Unity.Tutorials.Core.Editor.BuildStartedCriterion must be instantiated using the ScriptableObject.CreateInstance method instead of new BuildStartedCriterion.

    UnityEngine.ScriptableObject:.ctor ()

    Unity.Tutorials.Core.Editor.Criterion:.ctor () (at ./Library/PackageCache/com.unity.learn.iet-framework@3.1.3/Editor/Criteria/Criterion.cs:43)

    Unity.Tutorials.Core.Editor.PreprocessBuildCriterion:.ctor ()

    Unity.Tutorials.Core.Editor.BuildStartedCriterion:.ctor ()

    UnityEngine.GUIUtility:processEvent (int,intptr,bool&)
     
  14. NoelStephens_Unity

    NoelStephens_Unity

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    Ok,
    I see the issue indeed.
    It looks like the root motion being applied is handled completely within the blend trees and I believe that our support for blend trees (currently) is very limited. So, the only thing being synchronized with the NetworkAnimator/RootMotionAnimtor is the forward and turn parameters of the Animator.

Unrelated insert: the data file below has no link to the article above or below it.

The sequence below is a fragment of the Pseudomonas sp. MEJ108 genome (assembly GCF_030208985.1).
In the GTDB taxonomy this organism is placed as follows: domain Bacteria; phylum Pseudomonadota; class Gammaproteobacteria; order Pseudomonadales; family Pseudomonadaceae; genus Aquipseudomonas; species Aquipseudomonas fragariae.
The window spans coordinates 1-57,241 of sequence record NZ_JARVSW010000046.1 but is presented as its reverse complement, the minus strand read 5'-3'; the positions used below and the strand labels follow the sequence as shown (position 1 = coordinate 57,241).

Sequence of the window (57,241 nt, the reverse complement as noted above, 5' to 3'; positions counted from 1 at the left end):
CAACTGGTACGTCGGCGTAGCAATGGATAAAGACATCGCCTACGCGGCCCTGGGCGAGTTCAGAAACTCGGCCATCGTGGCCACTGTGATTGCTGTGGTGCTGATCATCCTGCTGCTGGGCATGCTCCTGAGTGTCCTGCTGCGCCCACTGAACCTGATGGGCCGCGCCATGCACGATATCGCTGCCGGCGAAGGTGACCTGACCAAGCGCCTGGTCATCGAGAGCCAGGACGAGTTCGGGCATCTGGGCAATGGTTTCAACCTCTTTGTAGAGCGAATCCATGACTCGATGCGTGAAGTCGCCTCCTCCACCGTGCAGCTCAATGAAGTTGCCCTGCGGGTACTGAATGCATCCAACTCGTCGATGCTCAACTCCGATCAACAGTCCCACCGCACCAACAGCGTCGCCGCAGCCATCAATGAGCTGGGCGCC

The best advice I could provide for this setup would be:
    • Remove the NetworkTransform itself
    • You can opt to keep the NetworkAnimator, but for two parameters (i.e. forward and turn) I might just suggest updating a NetworkVariable for both and when forward or turn changes just apply it to the client side.
    They could get out of synch depending upon the system and the rate in which each instance is updating the root motion of the animator, but they should stay relatively in synch.

    Most likely the best solution (if you want to use root motion) is to take a look at this (Non-Unity) guide on synchronizing navmesh motion with root motion (they provide a full GitHub project). The idea would be that the server side would dictate "where a zombie should go" as a point on the NavMesh (could be a NetworkVariable on the Zombie) and when updated on the client side you would just apply that new point to the client-side NavMeshAgent.

    Then the root motion would just "automatically" be synchronized with the NavMeshAgent and you can be assured that all Zombies would end up at the same destination without having to synchronize each delta along the way. This would reduce your bandwidth cost per zombie considerably (i.e. you are updating one Vector3 NetworkVariable every so often per Zombie as opposed to updating every minor delta of motion of each Zombie). It won't be a 100% perfect 1:1 match in regards to animation if you had a host and a few clients side-by-side... but it would be about as close as if you were synchronizing Animator State changes.